What is Populism by Jan Werner Muller is a short, well-written and intelligent tract. And I believe the author makes very important points that can be related to the current situation in our country and culture. I say this regardless of where one stands on the issues. This is not a political blog, and I have my thoughts and reasons, which I may or may not someday elucidate. Let us just say that we each have our gifts, and our place in the world, but that does not mean we should shut the door.
The Night Bird by Brian Freeman. I must admit that I haven't read "kindle first" books very frequently of late and this is a book that I purchased for free through this program. It was the perfect book for reading on airplane, or for a visit to my mom: gripping enough, fast paced enough, but ultimately forgettable psychological thriller, distracting but not requiring extensive thought.
Selection Day by Aravind Adiga. I had been looking forward to this book, and I was on the waiting list for some time. I suppose this is one of the problems with library books. If I buy a book for my kindle and don't read it right away there is no sense of anticipation involved, but if I request a book, and I have to wait for weeks or months, the build up to reading becomes monumental. As usual with Adiga, the novel was about more than it appears to be about. A novel about cricket in Mumbai is actually about India and Mumbai, about fathers and sons, about class, culture, competition, ambition and obsession. But in the end I felt the author's control unraveled. Although ti shows with great clarity the cost of poverty and ambition, especially selfish ambition without consideration of the costs, it lacked the hard driving anger and punch of some of Adiga's previous novels.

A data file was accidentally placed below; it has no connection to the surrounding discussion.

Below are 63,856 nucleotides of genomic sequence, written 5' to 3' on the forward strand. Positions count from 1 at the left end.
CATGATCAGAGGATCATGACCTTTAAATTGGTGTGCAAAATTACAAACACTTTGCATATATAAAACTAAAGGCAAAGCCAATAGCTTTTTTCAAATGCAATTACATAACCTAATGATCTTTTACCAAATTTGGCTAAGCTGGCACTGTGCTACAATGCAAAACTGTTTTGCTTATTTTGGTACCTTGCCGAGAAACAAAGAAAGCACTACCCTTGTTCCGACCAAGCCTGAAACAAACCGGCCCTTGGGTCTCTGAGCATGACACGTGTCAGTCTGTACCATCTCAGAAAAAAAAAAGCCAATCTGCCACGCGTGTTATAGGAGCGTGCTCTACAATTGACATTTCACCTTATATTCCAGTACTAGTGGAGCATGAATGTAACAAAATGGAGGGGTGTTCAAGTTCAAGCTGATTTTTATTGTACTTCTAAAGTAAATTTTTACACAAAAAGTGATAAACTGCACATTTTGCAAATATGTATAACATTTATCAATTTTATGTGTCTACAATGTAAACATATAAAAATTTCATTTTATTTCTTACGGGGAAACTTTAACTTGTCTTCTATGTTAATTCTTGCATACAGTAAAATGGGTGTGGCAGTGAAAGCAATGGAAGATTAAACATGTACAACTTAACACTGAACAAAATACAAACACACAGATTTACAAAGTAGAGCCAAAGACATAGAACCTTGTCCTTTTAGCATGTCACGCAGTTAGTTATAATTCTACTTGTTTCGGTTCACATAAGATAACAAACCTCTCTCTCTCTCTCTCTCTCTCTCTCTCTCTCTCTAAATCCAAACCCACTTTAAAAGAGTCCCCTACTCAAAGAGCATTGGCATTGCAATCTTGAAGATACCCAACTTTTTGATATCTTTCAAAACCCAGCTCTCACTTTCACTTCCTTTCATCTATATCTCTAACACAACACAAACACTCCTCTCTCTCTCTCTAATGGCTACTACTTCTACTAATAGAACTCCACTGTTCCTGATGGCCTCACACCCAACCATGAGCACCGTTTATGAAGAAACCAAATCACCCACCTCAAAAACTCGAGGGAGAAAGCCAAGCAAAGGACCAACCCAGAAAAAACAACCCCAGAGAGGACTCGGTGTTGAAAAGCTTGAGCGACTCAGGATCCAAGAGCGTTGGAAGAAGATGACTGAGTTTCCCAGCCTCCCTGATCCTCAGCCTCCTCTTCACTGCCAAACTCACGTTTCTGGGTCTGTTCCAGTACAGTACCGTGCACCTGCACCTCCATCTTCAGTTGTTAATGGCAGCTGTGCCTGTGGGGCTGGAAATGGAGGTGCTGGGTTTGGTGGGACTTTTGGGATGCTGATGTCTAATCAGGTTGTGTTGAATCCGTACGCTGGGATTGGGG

I have already told you that Gratitude by Oliver Sacks was one of my favorite books, and that it is short. It is basically a compilation of essays that appeared in the New York Times after the author knew he was dying. The essays are calm and beautifully written. The book is both very simple book and yet complex, as peace is complex to those of us who don't yet understand it.
American Ulysses by Ronald C. White was my other favorite book of the month. I mentioned it previously here. It is a fabulous biography of a man I have long admired, probably since I first read Grant's Memoirs in my twenties, and which I need to read again. Perhaps I am simply biased, recognizing a fellow introvert, a man of intelligence and thought, who was often misunderstood in early life. There was more than one point in this book where I broke down in tears.
The financial lives of the poets by Jess Walter. More or less reviewed here.
Browsings by Michael Dirda, For the most part I enjoy Dirda's essays, which is odd because I really don't agree with his taste in books. But I suppose that is one of the talents of we humans, that we can recognize and accept joy in others, even others with whom we disagree. Remember this. I read the book over the course of two sessions in the salt spa (1 1/2 hours) and they were entertaining enough and thought provoking enough to cause me to question my own peccadillos. Enough of that.
Peacock and Vine by A.S. Byatt. I truly enjoy Byatt's novels, and yet I was disappointed in this book. I suppose I thought that it seemed like a happy marriage, a writer whose work I admire writing about two artists whom I also admire. And yet it did not live up to its potential. The book was interesting, but it seemed filled with rote rehashing of facts, and was perhaps more Byatt than either Morris or Fortuny. Alas, I felt the Byatt revealed in this tract seemed mired in clay. Perhaps it is just me.